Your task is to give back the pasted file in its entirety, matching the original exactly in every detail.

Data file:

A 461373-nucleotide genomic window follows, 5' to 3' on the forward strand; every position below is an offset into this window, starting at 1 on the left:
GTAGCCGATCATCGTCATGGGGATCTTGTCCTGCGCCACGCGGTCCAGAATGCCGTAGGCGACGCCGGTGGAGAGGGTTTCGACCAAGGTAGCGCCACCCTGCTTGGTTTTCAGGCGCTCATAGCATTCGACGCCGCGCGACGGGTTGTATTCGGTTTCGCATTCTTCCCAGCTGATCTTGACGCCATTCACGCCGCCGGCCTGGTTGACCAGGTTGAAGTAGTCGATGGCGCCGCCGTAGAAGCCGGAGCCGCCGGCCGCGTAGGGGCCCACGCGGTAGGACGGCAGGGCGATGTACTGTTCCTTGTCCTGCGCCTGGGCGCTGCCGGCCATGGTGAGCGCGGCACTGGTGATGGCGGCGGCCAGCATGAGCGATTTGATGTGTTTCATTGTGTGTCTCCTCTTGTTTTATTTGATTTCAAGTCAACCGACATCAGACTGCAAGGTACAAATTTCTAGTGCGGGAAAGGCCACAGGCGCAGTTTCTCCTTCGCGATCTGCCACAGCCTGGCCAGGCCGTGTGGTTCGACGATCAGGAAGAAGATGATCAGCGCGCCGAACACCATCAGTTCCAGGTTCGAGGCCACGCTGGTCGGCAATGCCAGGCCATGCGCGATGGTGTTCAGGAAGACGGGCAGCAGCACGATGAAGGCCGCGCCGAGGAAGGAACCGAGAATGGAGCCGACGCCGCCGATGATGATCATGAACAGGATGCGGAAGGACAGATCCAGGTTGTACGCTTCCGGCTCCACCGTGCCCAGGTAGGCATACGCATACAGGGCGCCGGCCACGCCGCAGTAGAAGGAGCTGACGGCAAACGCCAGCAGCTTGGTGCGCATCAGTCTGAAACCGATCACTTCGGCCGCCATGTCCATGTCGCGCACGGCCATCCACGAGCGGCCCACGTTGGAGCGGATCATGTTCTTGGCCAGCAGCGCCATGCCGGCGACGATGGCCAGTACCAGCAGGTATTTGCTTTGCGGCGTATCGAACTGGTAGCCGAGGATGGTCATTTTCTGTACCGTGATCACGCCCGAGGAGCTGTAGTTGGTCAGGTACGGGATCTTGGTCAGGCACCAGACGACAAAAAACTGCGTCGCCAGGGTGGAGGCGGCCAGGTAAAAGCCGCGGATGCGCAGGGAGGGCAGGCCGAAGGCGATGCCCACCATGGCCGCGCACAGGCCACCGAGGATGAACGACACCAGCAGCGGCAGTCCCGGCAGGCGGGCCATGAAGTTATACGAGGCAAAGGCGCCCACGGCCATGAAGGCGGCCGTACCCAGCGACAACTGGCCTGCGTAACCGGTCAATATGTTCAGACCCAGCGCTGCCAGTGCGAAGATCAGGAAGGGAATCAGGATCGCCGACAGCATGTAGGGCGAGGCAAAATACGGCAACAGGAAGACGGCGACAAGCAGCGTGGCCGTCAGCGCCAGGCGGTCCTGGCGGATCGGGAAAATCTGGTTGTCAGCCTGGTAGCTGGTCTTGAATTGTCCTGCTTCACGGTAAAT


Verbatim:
A 461373-nucleotide genomic window follows, 5' to 3' on the forward strand; every position below is an offset into this window, starting at 1 on the left:
GTAGCCGATCATCGTCATGGGGATCTTGTCCTGCGCCACGCGGTCCAGAATGCCGTAGGCGACGCCGGTGGAGAGGGTTTCGACCAAGGTAGCGCCACCCTGCTTGGTTTTCAGGCGCTCATAGCATTCGACGCCGCGCGACGGGTTGTATTCGGTTTCGCATTCTTCCCAGCTGATCTTGACGCCATTCACGCCGCCGGCCTGGTTGACCAGGTTGAAGTAGTCGATGGCGCCGCCGTAGAAGCCGGAGCCGCCGGCCGCGTAGGGGCCCACGCGGTAGGACGGCAGGGCGATGTACTGTTCCTTGTCCTGCGCCTGGGCGCTGCCGGCCATGGTGAGCGCGGCACTGGTGATGGCGGCGGCCAGCATGAGCGATTTGATGTGTTTCATTGTGTGTCTCCTCTTGTTTTATTTGATTTCAAGTCAACCGACATCAGACTGCAAGGTACAAATTTCTAGTGCGGGAAAGGCCACAGGCGCAGTTTCTCCTTCGCGATCTGCCACAGCCTGGCCAGGCCGTGTGGTTCGACGATCAGGAAGAAGATGATCAGCGCGCCGAACACCATCAGTTCCAGGTTCGAGGCCACGCTGGTCGGCAATGCCAGGCCATGCGCGATGGTGTTCAGGAAGACGGGCAGCAGCACGATGAAGGCCGCGCCGAGGAAGGAACCGAGAATGGAGCCGACGCCGCCGATGATGATCATGAACAGGATGCGGAAGGACAGATCCAGGTTGTACGCTTCCGGCTCCACCGTGCCCAGGTAGGCATACGCATACAGGGCGCCGGCCACGCCGCAGTAGAAGGAGCTGACGGCAAACGCCAGCAGCTTGGTGCGCATCAGTCTGAAACCGATCACTTCGGCCGCCATGTCCATGTCGCGCACGGCCATCCACGAGCGGCCCACGTTGGAGCGGATCATGTTCTTGGCCAGCAGCGCCATGCCGGCGACGATGGCCAGTACCAGCAGGTATTTGCTTTGCGGCGTATCGAACTGGTAGCCGAGGATGGTCATTTTCTGTACCGTGATCACGCCCGAGGAGCTGTAGTTGGTCAGGTACGGGATCTTGGTCAGGCACCAGACGACAAAAAACTGCGTCGCCAGGGTGGAGGCGGCCAGGTAAAAGCCGCGGATGCGCAGGGAGGGCAGGCCGAAGGCGATGCCCACCATGGCCGCGCACAGGCCACCGAGGATGAACGACACCAGCAGCGGCAGTCCCGGCAGGCGGGCCATGAAGTTATACGAGGCAAAGGCGCCCACGGCCATGAAGGCGGCCGTACCCAGCGACAACTGGCCTGCGTAACCGGTCAATATGTTCAGACCCAGCGCTGCCAGTGCGAAGATCAGGAAGGGAATCAGGATCGCCGACAGCATGTAGGGCGAGGCAAAATACGGCAACAGGAAGACGGCGACAAGCAGCGTGGCCGTCAGCGCCAGGCGGTCCTGGCGGATCGGGAAAATCTGGTTGTCAGCCTGGTAGCTGGTCTTGAATTGTCCTGCTTCACGGTAAAT